What is Humanities?

LMU's Humanities major provides an interdisciplinary and interdepartmental background in the liberal arts. The major meets the needs of students looking for programs that are broader than those offered within single departments.

The Humanities program values the ways in which cognitive, moral, and aesthetic disciplines have enriched our understanding of the human condition. Majors explore the arts, history, literature, languages and other disciplines. Courses are offered from departments including English, Art History, Archaeology, Philosophy, and Theological Studies.

The program is fine preparation for students interested in professional schools in law, business, or education. 

What do Humanities majors do?

Humanities majors learn how knowledge is pursued, established, and critically evaluated. They learn how artists convey a sense of the world’s surface and its depth. They also gain analytical and communication skills.

Humanities majors design their own programs in consultation with the director of an academic department. During the first portion of the major, students become familiar with the studio arts, art history, and a modern or classical language. During their junior and senior years, students choose an area of concentration in a liberal arts discipline. Two history courses and two literature courses provide perspective in the area of specialization. 

Is this major right for you?

You might be a Humanities major if you:

  • Are thinking of a career in law, business, or education
  • Enjoy interdisciplinary studies
  • Are passionate about language
  • Are passionate about the arts
  • Like research and writing 

About our faculty

Our faculty members are affiliated with departments across LMU. Their areas of interest include Italian cinema, contemporary Italian literature, ancient Greece, the Baroque period, Cicero, classical rhetoric, women in classical antiquity, Medieval Latin, and feminist theory.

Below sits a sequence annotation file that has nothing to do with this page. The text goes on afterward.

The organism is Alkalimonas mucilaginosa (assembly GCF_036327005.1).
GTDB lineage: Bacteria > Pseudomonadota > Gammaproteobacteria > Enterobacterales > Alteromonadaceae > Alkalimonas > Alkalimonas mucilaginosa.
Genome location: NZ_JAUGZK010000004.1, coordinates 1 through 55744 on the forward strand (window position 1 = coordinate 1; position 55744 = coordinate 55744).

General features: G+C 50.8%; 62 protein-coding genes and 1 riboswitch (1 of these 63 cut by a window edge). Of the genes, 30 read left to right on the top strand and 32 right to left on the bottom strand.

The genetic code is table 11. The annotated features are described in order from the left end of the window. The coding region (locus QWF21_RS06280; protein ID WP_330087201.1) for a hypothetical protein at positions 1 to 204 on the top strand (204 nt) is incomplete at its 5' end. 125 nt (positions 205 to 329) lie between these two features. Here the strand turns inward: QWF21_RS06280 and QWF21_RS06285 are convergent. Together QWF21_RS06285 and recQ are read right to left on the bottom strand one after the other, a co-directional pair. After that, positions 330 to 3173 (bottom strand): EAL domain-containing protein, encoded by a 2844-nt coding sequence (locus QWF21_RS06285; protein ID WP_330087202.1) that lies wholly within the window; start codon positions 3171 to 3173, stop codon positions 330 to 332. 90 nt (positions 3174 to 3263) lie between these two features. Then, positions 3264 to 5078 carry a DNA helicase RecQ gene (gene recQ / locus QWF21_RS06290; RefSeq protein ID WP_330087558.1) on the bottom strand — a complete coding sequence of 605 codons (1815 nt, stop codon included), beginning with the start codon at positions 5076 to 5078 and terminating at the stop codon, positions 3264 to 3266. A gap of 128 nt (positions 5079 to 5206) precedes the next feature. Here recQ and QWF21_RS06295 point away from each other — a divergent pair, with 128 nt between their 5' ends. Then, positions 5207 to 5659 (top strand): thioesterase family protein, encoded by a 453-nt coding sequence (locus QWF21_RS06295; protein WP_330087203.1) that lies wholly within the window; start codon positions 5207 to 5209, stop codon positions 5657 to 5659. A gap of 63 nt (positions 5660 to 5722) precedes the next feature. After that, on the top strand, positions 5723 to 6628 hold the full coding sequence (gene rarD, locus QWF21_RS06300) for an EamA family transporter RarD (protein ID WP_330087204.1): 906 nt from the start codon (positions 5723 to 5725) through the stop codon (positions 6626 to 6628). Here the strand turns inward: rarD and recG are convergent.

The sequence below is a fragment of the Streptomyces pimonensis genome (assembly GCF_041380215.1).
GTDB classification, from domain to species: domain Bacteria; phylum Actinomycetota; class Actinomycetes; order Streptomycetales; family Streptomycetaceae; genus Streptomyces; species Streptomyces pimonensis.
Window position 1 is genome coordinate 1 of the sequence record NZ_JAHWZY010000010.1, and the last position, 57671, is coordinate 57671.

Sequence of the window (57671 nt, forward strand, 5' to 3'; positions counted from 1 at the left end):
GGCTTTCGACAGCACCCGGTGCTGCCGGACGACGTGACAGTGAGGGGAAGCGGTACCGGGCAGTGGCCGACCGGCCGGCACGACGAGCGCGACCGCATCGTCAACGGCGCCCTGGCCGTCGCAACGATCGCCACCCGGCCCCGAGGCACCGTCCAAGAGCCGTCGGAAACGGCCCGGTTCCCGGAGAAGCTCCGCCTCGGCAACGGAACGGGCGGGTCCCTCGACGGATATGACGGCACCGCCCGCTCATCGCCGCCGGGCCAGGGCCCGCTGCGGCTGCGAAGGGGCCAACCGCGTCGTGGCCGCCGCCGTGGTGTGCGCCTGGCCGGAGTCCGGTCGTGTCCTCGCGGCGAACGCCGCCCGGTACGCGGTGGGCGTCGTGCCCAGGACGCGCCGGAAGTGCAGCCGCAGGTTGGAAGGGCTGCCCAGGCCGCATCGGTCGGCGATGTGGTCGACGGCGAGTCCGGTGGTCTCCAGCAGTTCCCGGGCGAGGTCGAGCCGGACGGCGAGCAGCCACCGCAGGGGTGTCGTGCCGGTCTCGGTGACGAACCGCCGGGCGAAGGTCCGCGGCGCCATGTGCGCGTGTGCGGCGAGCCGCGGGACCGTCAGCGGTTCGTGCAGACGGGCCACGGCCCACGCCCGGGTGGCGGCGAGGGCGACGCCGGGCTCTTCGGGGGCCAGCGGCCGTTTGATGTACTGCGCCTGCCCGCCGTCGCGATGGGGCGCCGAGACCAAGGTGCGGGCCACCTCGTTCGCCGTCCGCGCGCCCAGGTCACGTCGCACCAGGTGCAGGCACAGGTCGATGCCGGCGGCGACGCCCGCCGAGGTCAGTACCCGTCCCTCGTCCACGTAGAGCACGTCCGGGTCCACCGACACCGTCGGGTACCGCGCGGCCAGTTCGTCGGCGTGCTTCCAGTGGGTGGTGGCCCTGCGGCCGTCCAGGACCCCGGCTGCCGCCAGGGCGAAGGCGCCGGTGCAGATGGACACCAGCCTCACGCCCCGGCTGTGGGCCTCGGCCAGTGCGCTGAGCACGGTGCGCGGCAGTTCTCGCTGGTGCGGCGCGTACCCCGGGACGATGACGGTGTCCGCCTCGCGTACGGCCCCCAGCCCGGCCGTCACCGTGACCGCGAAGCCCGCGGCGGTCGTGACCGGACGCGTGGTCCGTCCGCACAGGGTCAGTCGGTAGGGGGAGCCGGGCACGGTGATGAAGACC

Faculty members have organized conferences, been interviewed for documentary films, and authored books. They have written articles for a wide variety of publications. 

About our students and graduates

Students complete either a capstone project or a senior thesis. A capstone is a portfolio that summarizes the student's interdisciplinary course of study; a thesis is a text that integrates learned knowledge of language, literature, history, art history, and philosophy.

Our graduates receive solid preparation for careers in communications, journalism or publishing, as well as graduate study in law, business or education. 

Representative courses

Our courses have included:

  • Elementary Greek
  • Elementary Italian
  • Elementary Latin
  • Art of the Western World
  • Modernism
  • Philosophy of Human Nature
  • Beginning Acting
  • Ancient Comedy
  • Sex and Gender in Classical Antiquity
  • Philosophy of Science
  • Philosophy of Human Nature
  • Islam in the Modern World
  • Theology and History of Vatican II
  • Capstone Project
  • Independent Studies 

More resources (links)